Faith Q&A with BYU journalism student Daniel Andersen

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Editor’s note: This story appeared in the January 2022 edition of The Daily Universe Magazine.

Daniel Andersen is a senior preparing to graduate in the spring, but not without making his directorial debut. Andersen spent the Fall 2021 semester working on a multiple-city documentary project showcasing how those with disabilities have successful careers in the arts. (Josh Bernhard)

Daniel Andersen is a senior preparing to graduate in the spring, but not without making his directorial debut. Andersen spent the Fall 2021 semester working on a multiple-city documentary project showcasing how those with disabilities have successful careers in the arts.

A passion project turned Capstone garnered the support of students and faculty. Andersen anticipates the premiere of his film “I Am Limitless” next month.

Q: How has being disabled impacted your faith?

A: I think that having a disability is viewed by many as more of a burden than an upside. For me, the truth is the exact opposite. My reliance on faith in every piece of my life has filled my world with joy. And experiencing weakness, in whatever form it may take, has made me rely on my Savior and helped me understand my Father in Heaven in ways I never could otherwise. In short, my disability has made my relationship with God and my Redeemer intimate and consistent to a degree I don’t think I would have achieved otherwise and I am grateful for that.

Q: What does your faith mean to you and how does it affect your daily life?

A: My life is kind of a practice in daily faith. For me, there are many uncertainties and challenges that can pop up at a moment’s notice. My faith is a lifeline. It’s a reminder that God loves me and has a plan for me. It’s a reminder that I am never alone. The Holy Ghost is with me and my Savior walks alongside me, experiencing everything that I do. Some people are astonished that I am as optimistic and hopeful as I am. That is my faith working in my daily life. It helps me see joy in my life all around me.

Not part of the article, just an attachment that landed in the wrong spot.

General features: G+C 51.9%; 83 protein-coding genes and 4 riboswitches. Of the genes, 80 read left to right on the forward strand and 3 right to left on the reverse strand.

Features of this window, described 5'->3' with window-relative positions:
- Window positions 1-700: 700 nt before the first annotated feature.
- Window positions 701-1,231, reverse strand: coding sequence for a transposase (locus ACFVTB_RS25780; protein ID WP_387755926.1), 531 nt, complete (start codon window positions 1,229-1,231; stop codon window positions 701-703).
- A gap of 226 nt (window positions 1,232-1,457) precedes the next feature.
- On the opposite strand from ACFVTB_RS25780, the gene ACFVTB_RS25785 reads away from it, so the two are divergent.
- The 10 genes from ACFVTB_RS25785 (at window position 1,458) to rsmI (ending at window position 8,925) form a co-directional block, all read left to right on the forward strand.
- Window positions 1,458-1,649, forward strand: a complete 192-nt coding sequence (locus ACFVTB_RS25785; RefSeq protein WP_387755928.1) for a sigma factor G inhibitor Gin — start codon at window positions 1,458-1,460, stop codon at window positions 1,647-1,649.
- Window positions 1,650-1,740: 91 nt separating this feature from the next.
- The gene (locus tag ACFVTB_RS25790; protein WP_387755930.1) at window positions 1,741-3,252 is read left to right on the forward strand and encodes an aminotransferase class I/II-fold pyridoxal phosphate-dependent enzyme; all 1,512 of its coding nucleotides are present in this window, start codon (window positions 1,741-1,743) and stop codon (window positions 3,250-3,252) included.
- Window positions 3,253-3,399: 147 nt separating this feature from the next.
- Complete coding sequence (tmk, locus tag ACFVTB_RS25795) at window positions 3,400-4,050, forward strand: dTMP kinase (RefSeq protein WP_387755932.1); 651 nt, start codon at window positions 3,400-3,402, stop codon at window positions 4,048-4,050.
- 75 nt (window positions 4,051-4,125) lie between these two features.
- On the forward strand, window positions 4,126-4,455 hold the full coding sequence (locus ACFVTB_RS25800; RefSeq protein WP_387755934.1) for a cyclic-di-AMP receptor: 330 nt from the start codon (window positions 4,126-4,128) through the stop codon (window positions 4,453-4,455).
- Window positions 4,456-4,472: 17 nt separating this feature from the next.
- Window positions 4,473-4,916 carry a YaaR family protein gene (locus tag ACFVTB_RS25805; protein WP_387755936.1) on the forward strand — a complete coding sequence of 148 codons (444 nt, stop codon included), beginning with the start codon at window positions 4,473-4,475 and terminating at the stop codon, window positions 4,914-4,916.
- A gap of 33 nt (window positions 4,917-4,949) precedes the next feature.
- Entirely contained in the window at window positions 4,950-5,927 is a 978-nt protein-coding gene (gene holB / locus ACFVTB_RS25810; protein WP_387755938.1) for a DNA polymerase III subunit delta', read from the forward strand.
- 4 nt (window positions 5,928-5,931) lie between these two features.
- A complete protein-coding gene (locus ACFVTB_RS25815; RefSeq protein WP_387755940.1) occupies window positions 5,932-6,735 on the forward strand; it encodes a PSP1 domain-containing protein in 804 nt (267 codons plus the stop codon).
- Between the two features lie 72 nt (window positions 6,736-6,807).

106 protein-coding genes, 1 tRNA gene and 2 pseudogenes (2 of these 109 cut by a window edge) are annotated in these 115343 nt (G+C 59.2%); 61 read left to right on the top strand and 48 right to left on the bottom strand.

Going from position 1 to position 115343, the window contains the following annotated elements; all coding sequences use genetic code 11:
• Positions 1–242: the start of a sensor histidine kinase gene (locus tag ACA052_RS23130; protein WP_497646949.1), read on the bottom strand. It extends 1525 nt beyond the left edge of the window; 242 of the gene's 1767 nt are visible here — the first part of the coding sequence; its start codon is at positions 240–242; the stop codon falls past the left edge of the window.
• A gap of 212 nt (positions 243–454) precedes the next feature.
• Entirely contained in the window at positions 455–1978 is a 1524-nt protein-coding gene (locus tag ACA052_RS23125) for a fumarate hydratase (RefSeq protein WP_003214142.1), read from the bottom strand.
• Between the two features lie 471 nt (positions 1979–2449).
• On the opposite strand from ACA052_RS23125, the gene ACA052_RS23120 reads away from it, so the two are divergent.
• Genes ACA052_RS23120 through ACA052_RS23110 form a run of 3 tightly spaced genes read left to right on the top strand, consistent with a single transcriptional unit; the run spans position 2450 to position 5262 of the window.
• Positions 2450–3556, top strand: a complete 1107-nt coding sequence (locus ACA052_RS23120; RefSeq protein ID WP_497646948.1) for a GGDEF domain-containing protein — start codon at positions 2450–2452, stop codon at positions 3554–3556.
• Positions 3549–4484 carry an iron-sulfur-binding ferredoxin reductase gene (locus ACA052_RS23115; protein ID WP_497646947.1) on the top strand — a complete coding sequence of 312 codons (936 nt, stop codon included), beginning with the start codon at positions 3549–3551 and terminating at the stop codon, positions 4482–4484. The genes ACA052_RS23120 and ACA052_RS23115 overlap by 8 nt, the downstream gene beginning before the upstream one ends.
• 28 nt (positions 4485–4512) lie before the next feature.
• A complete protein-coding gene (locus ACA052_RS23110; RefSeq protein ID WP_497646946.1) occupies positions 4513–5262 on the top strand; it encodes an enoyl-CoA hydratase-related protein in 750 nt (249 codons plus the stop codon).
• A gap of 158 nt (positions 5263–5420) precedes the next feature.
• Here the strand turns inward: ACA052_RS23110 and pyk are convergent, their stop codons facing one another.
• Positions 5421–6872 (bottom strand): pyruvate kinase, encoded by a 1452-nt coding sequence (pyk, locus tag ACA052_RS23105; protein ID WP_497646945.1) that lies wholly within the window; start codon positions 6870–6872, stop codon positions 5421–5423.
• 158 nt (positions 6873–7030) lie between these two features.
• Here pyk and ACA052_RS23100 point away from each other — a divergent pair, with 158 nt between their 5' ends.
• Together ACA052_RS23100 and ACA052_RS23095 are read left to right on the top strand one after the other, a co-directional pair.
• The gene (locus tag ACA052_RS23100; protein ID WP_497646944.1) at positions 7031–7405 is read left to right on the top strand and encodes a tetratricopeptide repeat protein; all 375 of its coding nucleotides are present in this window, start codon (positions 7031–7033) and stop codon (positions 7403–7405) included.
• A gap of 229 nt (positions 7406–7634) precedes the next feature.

Q: How has being in the journalism program blessed your life?

A: I have been blessed several times over to experience finding my purpose in life. In high school, I learned that I loved people with disabilities and sharing their unique perspective with the world. When I found the journalism program, I realized that I had a passion for stories. Helping people share the most tender pieces of their lives with the world has become a mission for me. The journalism program has given me the tools and encouragement to pursue this mission. And it’s given me a home to connect with like-minded people who share in this mission. 

Q: Why do you think it’s important for those who are disabled to speak out on their experiences?

A: I think it’s important because for so long, our stories have gone untold. The first step to inclusion is understanding. And the first step to understanding is sharing information. People with disabilities make up a far-ranging cross section of the global population. Anyone could join our community at any point of their lives. Our stories aren’t just stories about disabilities. They are stories about life, love, sacrifice, dedication, and every other human emotion and topic. By sharing our stories with the world, we are seen as more human. 

Q: What do you hope your documentary project gives to those in the disabled community and those outside of it?

A: For much of my life, I was governed by my doubt and fear. My documentary is my culminating achievement in conquering my doubts and fears and pursuing my dreams. If this film encourages one aspiring performer with a disability, I have achieved my goal. If it helps one person feel more connected with a community of people that understand them, I have achieved my goal. If one of the people I have showcased in the film feels seen and their story heard, I have achieved my goal. And if I show one person who doesn’t identify with having a disability that they can and should try and understand, befriend and become an ally with our community, then I have achieved my goal. I have high hopes for this film, but I have no illusions about it. This film will not fix the world. But maybe, just maybe, this film is a stone in the foundation of inclusion and understanding that I and others can build upon. If that happens, then I have achieved my goal.

Q: You graduate this semester, what has been the highlight from your years at BYU?

A: The highlight of my time at BYU has been the people. I have a profound appreciation for people and their stories. Being in a place where people can come together, learn from each other, grow in the gospel and share their love for one another is a beautiful and awe-inspiring experience. There are no words to describe how much this community means to me. It’s not perfect. There have been moments where I have felt like I didn’t fit in. But as I engaged with the community through service, activities and the wide range of opportunities to meet strangers that soon become friends, I have made BYU my home away from home. So, for anyone who still has time left at BYU, take time to appreciate it with the people you love. And for those that may feel lost or forgotten, there is a place here for you. There are people who love you and as you share your love for others, you will find them.

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